University researchers, led by Dr. Jack Cowan, using the patterns of forest fires to better understand how the brain functions, have conceived a new model of simulated neural behavior in which neurons around the visual cortex of the brain experience clustered bursts of activity, rather than in a spiral or a wave form.
According to Cowan, a professor in mathematics, in neurology, and on the Committee on Computational Neuroscience at Chicago, the finding adds confusion to a growing argument in his field.
"A big debate has been going on for at least a decade now about how to interpret the firing patterns in the cortex," Cowan said. "This adds a new wrinkle to that debate."
Makoto Fukushima, a psychology graduate student with a master's degree in physics has been helping Cowan's research for about a year.
"I do not try to equate the real forest fire to the brain, but the forest fire model is one of the simplest models analogous to the neural network model," Fukushima said of the study. "Because of the abstract nature of the model, we can apply the same mathematical architecture for the forest fire to understand a completely different phenomenon: behavior of the brain. This is one of the fascinating things that we can do with mathematical models."
Cowan's research was inspired by complexity theory, a statistical relationship between phenomena as varied as forest fires, earthquakes, traffic-flow patterns, the size of cities and, in this case, brain-wave fluctuations.
Another inspiration, however, for Cowan came from the late Danish theoretical physicist Per Bak, whose work employed a forest fire analogy. The experiment compared burning trees to firing neurons in the brain, where verdant trees awaiting the fire corresponded to neurons preparing to produce a pulse, and burnt trees corresponded to neurons recovering from firing a pulse.
"Because of its simplicity, this research may allow us to find out the minimum architecture required to produce complex spatio-temporal patterns in the network," Fukushima said. "Then, once it is found out, we may be able to interpret the firing pattern in the brain in terms of the architecture of the network underlying it."
Cowan began his studies 30 years ago developing a basic theory of how large-scale brain activity works. A few years later, he introduced a three-state neural model for the brain's inner workings. The model illustrated how neurons exist in one of three states: building up to a pulse, producing a pulse, and the aftermath of a pulse.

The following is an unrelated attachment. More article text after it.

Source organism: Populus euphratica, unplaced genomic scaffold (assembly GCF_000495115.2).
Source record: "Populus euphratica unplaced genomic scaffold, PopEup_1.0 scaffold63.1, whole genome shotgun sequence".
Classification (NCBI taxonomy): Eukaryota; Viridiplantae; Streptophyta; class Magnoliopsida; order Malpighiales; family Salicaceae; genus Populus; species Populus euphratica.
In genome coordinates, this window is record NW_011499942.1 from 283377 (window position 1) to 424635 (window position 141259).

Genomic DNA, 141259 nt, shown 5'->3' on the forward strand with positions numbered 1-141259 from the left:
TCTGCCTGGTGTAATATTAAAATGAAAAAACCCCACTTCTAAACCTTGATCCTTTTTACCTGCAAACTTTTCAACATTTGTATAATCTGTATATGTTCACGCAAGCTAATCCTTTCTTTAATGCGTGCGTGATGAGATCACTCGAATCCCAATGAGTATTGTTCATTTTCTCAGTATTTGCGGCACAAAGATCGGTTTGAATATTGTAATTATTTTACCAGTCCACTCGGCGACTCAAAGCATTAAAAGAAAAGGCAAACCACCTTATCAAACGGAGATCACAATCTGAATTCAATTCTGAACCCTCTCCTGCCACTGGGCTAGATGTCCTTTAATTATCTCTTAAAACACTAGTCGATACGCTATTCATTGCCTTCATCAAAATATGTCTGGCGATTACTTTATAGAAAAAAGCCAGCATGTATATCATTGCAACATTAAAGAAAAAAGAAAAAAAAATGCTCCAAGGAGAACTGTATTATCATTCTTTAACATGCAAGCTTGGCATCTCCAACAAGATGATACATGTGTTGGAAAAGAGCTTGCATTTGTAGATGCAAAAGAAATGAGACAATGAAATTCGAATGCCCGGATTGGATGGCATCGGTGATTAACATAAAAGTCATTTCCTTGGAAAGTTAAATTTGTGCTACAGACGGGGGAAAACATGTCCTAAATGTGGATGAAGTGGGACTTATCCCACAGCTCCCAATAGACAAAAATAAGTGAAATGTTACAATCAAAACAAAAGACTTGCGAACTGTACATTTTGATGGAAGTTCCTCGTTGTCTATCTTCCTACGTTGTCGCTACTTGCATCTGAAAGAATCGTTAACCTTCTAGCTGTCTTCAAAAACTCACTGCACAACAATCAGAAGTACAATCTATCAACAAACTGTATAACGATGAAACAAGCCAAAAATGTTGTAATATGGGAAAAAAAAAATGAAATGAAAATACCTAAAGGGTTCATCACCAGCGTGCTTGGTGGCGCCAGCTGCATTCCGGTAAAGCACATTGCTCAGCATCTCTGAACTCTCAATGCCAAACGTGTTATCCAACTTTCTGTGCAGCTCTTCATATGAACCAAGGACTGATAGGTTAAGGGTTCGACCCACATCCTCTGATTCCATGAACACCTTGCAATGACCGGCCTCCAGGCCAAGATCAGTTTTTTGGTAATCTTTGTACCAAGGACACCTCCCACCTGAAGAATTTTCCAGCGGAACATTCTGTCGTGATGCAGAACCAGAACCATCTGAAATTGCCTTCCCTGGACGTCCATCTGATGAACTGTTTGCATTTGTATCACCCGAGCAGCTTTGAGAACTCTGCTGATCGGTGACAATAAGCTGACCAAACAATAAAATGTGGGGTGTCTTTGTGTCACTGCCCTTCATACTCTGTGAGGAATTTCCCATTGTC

Bak's forest fire analogy struck Cowan as similar to his research.
"It's clear that this forest fire model is a version of the three-state model," Cowan said. "Right away it triggered my interest."
Students who helped Cowan's research are thrilled by the initial findings and its potential for further research.
"There currently is something of a debate about the role of synchronous behavior in neural dynamics," said Michael Buice, a physics graduate student involved in the research. "These discussions impact the understanding of diseases such as Parkinson's and epilepsy."
Tanya Baker, also a Physics graduate student involved in Cowan's research, emphasized, however, that the study is still far from completion. The modeling of neurons is only one aspect of brain activity on which the reasearch team is focusing.
"As with other students in the research group, we are working on a number of problems," Baker said. "Mainly our work has been to understand the population activity of the visual cortex and how it might encode and process information. We have been working extensively with a spherical model for orientation and spatial frequency tuning that was developed by Paul Bressloff and Jack Cowan."
"This study is to try to understand better the vast literature on the subject, to understand how the forest fire analogy really maps onto a network of neurons, and to understand the phase plane of parameters that leads to very different population activity. This is all work in progress," she said.
Cowan presented the initial findings of the study on February 14 at the annual meeting of the American Association for the Advancement of Science in Denver.